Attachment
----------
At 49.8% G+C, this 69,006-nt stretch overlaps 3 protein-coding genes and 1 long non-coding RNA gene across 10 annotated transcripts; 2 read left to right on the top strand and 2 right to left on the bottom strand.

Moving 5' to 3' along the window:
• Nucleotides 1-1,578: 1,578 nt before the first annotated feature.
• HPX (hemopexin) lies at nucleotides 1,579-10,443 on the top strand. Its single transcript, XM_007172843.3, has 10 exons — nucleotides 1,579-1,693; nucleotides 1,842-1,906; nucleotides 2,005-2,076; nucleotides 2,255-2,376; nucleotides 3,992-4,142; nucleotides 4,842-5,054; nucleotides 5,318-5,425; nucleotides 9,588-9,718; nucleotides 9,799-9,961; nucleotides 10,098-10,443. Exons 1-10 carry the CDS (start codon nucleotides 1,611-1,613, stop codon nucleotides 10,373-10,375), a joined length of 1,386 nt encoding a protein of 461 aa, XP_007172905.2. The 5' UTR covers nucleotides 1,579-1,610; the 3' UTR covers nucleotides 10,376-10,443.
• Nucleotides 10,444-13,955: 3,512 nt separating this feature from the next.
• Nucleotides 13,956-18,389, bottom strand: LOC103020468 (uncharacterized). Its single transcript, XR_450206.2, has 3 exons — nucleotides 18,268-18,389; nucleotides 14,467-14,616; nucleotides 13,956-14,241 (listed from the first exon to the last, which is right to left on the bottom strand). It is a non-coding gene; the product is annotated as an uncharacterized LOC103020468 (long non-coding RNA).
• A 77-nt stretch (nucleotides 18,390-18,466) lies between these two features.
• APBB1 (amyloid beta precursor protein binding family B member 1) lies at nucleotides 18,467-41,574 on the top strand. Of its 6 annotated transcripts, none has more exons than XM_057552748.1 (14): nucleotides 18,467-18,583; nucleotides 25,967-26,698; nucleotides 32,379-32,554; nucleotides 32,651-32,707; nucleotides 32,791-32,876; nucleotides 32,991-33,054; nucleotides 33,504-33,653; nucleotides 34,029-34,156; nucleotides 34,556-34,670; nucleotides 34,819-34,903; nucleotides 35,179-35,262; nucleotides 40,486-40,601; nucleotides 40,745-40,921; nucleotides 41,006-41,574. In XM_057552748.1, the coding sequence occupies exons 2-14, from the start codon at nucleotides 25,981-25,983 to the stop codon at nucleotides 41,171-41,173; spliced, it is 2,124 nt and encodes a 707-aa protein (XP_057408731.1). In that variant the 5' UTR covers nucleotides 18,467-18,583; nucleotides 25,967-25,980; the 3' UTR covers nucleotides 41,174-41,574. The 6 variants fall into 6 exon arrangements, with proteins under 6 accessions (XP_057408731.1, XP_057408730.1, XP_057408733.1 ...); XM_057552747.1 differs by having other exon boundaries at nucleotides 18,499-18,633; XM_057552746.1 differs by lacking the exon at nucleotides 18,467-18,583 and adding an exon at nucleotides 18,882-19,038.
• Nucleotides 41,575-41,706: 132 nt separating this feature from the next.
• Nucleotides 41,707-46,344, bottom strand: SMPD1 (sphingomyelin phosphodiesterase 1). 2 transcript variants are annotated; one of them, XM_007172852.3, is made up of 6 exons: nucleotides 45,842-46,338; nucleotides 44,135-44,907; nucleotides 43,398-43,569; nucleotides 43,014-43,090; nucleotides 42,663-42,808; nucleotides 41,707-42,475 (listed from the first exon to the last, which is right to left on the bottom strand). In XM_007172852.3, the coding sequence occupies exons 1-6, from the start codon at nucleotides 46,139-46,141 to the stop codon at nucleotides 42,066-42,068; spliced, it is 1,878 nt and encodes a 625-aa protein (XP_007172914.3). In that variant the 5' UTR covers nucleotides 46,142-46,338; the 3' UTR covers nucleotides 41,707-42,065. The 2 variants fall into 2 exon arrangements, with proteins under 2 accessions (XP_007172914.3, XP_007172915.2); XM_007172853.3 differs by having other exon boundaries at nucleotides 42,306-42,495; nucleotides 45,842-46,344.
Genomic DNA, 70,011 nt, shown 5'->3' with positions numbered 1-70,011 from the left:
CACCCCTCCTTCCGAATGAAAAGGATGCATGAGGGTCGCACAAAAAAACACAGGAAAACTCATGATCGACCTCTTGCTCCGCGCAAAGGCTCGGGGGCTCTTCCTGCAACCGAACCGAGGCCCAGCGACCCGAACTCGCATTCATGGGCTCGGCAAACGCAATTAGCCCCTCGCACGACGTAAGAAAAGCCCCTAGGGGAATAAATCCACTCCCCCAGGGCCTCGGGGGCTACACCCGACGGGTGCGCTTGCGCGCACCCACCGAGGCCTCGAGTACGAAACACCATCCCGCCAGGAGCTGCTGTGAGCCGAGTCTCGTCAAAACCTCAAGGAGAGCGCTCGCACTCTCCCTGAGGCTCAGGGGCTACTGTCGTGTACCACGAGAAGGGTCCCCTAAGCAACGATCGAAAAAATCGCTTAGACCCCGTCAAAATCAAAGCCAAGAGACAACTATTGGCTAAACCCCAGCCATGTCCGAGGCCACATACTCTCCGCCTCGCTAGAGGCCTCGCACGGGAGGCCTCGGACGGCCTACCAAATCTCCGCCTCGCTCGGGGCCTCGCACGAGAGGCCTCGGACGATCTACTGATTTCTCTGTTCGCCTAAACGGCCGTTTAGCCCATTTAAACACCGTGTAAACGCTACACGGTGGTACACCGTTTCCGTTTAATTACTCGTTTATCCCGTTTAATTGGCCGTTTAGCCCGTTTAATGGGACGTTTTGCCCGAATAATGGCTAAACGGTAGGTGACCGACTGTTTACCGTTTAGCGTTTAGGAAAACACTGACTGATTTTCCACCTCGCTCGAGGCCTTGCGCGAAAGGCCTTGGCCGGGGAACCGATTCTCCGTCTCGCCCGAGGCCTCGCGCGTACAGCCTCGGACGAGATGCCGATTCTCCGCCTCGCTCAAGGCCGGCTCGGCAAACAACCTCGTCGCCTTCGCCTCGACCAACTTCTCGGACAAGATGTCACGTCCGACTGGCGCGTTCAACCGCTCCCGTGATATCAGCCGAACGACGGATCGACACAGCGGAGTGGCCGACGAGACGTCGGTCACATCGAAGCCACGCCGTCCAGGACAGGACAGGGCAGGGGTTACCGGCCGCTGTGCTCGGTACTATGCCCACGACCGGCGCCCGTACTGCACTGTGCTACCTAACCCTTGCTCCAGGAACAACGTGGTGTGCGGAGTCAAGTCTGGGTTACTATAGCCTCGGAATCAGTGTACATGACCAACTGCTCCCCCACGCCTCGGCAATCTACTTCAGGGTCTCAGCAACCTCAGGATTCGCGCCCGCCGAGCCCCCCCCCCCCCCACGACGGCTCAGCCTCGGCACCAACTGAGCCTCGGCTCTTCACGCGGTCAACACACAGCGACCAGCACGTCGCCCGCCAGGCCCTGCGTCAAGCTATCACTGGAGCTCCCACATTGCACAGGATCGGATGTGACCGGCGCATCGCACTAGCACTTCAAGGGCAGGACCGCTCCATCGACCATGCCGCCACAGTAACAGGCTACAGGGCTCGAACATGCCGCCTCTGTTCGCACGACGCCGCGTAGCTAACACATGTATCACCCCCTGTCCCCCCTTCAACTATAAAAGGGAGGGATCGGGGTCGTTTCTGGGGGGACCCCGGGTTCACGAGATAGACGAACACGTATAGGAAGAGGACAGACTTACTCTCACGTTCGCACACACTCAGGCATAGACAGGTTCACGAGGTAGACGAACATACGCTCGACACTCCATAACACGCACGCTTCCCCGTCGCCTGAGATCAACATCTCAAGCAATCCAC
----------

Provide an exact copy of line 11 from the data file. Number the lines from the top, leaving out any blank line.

Genomic DNA, 70,011 nt, shown 5'->3' with positions numbered 1-70,011 from the left: